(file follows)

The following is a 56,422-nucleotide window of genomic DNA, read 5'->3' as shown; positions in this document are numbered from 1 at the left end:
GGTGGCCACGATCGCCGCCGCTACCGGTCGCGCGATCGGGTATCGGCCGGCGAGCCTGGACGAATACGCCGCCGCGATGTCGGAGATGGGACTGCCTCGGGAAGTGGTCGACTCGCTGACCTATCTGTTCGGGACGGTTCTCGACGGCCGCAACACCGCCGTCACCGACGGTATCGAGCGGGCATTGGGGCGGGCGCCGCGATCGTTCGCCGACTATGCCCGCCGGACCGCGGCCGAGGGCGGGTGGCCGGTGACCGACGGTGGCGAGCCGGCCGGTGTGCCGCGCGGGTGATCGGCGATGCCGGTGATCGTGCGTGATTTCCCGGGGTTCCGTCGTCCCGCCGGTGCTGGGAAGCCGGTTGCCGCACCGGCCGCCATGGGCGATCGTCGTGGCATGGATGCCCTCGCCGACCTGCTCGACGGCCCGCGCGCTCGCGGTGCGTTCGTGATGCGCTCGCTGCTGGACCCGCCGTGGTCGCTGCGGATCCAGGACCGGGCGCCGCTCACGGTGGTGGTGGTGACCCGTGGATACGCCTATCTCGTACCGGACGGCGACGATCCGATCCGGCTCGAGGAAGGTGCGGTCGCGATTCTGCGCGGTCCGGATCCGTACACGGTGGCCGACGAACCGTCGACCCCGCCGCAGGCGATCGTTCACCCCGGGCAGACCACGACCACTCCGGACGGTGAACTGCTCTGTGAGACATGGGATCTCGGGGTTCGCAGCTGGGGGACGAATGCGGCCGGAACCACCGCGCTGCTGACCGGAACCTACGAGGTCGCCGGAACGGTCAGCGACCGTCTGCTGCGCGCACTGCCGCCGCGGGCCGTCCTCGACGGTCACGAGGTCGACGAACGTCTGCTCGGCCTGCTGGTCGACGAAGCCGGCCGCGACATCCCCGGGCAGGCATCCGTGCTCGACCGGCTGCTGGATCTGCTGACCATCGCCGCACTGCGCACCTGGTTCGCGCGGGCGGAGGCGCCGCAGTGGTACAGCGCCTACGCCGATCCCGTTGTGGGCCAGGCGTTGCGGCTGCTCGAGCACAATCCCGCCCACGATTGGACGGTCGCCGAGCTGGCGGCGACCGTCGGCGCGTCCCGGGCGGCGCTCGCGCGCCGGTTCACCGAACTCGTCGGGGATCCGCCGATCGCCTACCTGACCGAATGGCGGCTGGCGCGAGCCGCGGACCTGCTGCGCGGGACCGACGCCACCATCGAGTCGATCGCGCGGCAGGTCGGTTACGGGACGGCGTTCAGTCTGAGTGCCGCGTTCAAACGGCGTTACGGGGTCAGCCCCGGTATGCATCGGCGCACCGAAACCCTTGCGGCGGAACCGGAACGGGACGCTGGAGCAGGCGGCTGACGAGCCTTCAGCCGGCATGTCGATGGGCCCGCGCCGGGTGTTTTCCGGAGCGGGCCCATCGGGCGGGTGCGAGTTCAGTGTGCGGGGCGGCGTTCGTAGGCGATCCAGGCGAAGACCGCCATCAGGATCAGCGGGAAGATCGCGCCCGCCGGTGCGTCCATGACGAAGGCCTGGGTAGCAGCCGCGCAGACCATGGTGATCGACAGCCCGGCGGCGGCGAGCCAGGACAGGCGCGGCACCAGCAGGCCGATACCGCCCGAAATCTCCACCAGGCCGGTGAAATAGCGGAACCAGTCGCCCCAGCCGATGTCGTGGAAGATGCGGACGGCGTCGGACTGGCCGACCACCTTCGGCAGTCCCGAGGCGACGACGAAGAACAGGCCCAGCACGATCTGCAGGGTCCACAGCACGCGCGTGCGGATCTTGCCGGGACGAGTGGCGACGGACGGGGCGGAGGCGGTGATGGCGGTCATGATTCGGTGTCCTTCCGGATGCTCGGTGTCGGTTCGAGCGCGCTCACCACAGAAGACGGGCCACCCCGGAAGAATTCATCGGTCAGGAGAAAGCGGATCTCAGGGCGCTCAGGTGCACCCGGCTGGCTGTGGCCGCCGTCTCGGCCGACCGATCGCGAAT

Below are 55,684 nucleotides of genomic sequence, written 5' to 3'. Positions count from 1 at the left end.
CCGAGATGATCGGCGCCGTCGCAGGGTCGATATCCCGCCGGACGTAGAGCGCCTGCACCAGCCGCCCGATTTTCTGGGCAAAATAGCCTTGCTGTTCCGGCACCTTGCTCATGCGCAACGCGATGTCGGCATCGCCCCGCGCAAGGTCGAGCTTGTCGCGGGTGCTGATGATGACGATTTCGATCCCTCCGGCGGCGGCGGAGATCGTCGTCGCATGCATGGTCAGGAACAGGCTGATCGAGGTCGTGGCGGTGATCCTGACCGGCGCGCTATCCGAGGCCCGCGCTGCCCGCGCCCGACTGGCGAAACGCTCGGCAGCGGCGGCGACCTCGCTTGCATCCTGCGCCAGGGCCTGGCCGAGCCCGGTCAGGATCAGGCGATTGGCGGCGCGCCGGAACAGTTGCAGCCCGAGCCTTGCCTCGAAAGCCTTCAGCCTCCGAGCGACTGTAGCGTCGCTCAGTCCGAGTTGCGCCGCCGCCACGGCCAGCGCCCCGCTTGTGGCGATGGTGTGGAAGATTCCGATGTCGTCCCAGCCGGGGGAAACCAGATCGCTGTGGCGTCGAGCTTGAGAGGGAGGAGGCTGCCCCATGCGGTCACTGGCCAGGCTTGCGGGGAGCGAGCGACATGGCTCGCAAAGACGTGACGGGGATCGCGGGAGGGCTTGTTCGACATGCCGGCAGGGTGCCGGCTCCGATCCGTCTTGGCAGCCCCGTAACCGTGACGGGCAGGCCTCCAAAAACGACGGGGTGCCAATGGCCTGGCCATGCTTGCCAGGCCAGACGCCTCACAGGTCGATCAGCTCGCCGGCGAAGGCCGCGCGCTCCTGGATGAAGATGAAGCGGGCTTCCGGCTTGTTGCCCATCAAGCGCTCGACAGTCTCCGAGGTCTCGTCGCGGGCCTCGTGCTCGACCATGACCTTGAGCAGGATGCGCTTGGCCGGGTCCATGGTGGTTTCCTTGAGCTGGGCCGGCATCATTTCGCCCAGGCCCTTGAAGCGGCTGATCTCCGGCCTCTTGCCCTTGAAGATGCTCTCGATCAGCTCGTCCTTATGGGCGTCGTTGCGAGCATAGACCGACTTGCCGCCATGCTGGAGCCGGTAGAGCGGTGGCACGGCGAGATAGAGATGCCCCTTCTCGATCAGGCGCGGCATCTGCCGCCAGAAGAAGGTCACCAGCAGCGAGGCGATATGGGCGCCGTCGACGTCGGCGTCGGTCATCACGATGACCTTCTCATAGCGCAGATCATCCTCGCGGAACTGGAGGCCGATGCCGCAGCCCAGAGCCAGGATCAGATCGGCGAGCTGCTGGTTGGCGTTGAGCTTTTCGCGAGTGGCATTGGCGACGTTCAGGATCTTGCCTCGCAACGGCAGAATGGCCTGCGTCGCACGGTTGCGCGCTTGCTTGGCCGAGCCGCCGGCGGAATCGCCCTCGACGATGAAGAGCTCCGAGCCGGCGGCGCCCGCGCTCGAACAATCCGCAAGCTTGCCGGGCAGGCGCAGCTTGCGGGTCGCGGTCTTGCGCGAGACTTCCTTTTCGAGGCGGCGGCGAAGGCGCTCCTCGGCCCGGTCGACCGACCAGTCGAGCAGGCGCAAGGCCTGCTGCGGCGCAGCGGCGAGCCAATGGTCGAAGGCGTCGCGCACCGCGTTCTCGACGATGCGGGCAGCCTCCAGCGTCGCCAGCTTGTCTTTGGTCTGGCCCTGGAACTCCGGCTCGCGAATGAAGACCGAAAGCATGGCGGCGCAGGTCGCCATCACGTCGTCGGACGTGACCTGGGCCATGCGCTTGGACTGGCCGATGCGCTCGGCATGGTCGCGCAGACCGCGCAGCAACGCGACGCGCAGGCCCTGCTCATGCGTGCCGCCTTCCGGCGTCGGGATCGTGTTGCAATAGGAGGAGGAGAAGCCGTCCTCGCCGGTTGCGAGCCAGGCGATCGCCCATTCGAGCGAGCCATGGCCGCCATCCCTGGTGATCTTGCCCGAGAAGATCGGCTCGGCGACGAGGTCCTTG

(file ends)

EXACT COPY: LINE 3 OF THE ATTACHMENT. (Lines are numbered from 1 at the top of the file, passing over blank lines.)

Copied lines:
Below are 55,684 nucleotides of genomic sequence, written 5' to 3'. Positions count from 1 at the left end.